What will be left? No jobs and no future. We’ve got to make that transition for the sake of the regions. And we can have the strongest regions with cheap, affordable, clean energy and great jobs but we’ve got to stop the denialism.
Just on that.
The thermal coal-mining is a fascinating industry. Here’s the truth: there aren’t a lot of people employed in the coal industry.
In fact, the total thermal coal employment is about 29,000.
There are a lot of towns that rely on these companies and associated industries.
If coal shut down in some rural areas, businesses would leave which would then affect agriculture. But this is hard to quantify but should be noted.
But so should this: thermal coal exports are worth about $20 billion a year (they dance around a bit based on price) – but the companies pay a lot of tax.
But here’s the interesting point. Take that $20 bn and divide it by 29,000. Each job is worth about $700,000 to the economy.
Here’s a challenge for the Greens … find another industry with such value. outside the mining sector, that is.
Social media still protecting the indefensible left
Social media’s lowest ebb was blocking the Hunter Biden laptop story.
But that was so 2020. Now they’ve expanded the protection racket:
Users on the platform reported Thursday that they weren’t able to share the link to a story, published by the Post, that detailed Black Lives Matter co-founder Patrisse Khan-Cullors’ recent multimillion-dollar “real estate buying binge.”
In the story, the Post reported that as protests and riots were carried out last year in the name of Black Lives Matter — and as money poured into the organization’s coffers — the group’s co-founder snagged four high-end homes worth a total of $3.2 million. The Post article highlighted the irony of a self-proclaimed Marxist like Khan-Cullors cashing in on a grassroots movement.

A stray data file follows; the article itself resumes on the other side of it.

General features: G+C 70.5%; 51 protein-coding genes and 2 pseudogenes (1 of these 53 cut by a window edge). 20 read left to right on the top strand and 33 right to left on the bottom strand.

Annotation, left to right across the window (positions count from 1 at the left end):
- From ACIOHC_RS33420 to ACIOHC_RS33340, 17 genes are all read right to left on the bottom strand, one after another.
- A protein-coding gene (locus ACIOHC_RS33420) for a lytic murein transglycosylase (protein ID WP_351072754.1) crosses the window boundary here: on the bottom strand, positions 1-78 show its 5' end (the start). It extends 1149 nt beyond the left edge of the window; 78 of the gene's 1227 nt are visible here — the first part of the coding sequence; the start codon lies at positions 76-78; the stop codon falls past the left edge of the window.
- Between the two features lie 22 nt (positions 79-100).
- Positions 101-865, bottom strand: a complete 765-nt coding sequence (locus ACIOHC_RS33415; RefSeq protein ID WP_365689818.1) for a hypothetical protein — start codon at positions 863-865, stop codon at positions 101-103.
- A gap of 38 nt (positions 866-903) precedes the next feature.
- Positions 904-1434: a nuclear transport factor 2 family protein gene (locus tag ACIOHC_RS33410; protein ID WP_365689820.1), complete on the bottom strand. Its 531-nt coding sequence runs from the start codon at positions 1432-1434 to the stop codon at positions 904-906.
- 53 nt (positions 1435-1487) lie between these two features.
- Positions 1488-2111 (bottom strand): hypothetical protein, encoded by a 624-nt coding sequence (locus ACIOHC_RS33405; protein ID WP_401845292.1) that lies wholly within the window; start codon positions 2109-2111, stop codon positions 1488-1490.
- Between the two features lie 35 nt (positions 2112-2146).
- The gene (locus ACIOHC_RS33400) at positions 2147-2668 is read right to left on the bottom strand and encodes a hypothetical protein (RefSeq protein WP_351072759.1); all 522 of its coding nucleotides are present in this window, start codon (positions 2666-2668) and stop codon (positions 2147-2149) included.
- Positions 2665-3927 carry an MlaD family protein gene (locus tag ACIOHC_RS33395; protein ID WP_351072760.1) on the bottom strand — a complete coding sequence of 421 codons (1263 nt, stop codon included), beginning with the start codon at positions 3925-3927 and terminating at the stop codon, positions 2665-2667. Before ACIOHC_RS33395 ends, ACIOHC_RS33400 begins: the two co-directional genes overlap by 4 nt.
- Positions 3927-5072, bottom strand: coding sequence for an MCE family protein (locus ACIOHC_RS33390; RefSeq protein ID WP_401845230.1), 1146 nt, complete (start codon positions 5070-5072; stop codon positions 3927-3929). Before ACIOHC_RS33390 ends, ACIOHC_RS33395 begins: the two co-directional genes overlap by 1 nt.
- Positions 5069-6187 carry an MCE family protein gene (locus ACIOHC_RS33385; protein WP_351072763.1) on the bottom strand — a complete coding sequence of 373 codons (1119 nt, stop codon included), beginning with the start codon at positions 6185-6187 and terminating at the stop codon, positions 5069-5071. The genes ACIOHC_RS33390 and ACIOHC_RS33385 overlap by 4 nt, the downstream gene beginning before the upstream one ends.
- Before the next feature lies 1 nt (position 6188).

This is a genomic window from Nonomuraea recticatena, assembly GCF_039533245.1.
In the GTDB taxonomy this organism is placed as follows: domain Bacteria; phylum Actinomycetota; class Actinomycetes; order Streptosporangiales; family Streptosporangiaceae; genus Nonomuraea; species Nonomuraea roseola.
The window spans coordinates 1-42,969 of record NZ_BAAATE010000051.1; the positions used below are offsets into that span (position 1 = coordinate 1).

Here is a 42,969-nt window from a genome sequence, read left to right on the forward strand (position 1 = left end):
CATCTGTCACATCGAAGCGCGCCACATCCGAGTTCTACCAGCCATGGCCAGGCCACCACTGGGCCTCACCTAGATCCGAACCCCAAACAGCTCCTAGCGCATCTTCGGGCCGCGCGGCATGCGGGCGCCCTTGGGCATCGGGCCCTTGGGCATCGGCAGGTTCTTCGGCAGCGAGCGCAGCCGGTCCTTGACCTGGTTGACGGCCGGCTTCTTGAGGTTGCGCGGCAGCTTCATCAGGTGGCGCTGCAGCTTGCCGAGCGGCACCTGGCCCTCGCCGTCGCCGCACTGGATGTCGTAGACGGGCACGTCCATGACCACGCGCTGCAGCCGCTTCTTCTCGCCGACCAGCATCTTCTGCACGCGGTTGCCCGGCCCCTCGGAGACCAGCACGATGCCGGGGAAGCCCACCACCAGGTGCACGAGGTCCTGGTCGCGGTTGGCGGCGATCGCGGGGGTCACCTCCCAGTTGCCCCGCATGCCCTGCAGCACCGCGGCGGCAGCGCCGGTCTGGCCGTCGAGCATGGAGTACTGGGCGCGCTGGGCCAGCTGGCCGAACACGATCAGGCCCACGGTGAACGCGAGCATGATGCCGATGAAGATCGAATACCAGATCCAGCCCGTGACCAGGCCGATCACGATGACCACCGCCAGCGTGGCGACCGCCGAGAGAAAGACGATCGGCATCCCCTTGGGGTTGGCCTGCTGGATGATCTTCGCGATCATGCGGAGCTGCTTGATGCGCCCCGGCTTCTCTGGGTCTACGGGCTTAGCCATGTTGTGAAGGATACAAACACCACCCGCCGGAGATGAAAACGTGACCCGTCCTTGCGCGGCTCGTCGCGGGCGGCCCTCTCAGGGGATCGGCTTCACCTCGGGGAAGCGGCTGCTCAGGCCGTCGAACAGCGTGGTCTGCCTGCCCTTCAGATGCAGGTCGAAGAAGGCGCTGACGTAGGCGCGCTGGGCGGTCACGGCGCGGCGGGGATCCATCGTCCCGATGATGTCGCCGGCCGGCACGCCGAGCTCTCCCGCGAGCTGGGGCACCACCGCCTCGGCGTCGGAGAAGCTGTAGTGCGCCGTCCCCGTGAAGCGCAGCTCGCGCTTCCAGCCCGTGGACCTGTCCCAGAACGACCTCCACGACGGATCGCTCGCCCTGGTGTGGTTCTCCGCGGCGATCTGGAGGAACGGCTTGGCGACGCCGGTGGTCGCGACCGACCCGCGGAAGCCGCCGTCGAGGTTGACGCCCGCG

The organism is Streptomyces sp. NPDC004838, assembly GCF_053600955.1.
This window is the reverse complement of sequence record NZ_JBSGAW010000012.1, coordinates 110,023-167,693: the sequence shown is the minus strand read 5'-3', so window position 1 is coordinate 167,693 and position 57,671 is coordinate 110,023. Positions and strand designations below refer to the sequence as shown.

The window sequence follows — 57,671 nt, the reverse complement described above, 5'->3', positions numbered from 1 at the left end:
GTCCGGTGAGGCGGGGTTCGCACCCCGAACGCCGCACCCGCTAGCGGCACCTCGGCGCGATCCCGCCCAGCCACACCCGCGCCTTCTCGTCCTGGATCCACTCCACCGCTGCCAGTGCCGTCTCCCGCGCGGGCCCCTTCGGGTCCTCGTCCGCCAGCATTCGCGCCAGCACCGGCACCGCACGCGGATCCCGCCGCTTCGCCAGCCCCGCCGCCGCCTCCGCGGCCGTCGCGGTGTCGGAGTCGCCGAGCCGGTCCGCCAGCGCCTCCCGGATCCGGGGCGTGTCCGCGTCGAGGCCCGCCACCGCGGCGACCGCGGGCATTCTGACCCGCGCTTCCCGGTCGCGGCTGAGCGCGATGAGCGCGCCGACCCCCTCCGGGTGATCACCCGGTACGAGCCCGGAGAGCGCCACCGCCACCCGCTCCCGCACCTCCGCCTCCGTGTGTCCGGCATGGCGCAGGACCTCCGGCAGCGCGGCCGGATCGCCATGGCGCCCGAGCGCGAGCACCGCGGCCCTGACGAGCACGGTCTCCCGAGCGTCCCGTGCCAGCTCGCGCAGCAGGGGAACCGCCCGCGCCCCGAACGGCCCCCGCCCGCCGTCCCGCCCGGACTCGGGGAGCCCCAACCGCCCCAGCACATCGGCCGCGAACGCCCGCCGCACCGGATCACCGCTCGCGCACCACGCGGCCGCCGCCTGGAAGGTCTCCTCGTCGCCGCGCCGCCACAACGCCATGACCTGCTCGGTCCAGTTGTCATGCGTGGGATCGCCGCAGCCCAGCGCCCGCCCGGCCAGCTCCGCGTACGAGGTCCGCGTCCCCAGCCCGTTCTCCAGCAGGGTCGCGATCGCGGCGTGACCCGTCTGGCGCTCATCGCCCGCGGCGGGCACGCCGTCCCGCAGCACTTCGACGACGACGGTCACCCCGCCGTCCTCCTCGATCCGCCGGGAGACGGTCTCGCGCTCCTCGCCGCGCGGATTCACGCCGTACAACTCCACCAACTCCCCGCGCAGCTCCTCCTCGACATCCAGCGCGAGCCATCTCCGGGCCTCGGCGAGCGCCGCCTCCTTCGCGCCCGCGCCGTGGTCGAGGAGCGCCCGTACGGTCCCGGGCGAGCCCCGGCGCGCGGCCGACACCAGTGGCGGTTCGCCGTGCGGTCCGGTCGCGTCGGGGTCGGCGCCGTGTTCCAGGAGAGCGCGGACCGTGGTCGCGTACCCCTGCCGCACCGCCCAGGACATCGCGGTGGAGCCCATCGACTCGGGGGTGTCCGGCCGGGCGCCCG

But when users went to share the story, they were blocked from doing so. TheBlaze can confirm that as of Friday afternoon the article was still restricted from being shared on a personal Facebook page or through the platform’s Messenger app.
When attempting to share the link, an alert pops up on screen, saying, “Your post couldn’t be shared, because this link goes against our Community Standards.”
Facebook said the reason for the censorship (protection racket) was that:
As per our Community Standards: We do not allow people to post personal or confidential information about yourself or of others. We remove content that shares, offers or solicits personally identifiable information or other private information that could lead to physical or financial harm, including financial, residential, and medical information, as well as private information obtained from illegal sources.
We often hear the media talk bout the “chilling effect’ of one form of censorship or another, or government cracking down on leaks or enforcing security classifications. But where was the media talking about “private information obtained from illegal sources”?
That means any whistleblower’s information should be silenced on social media. if they apply the same standard. Which they won’t.
In which case, they’re just liars protecting a fraud.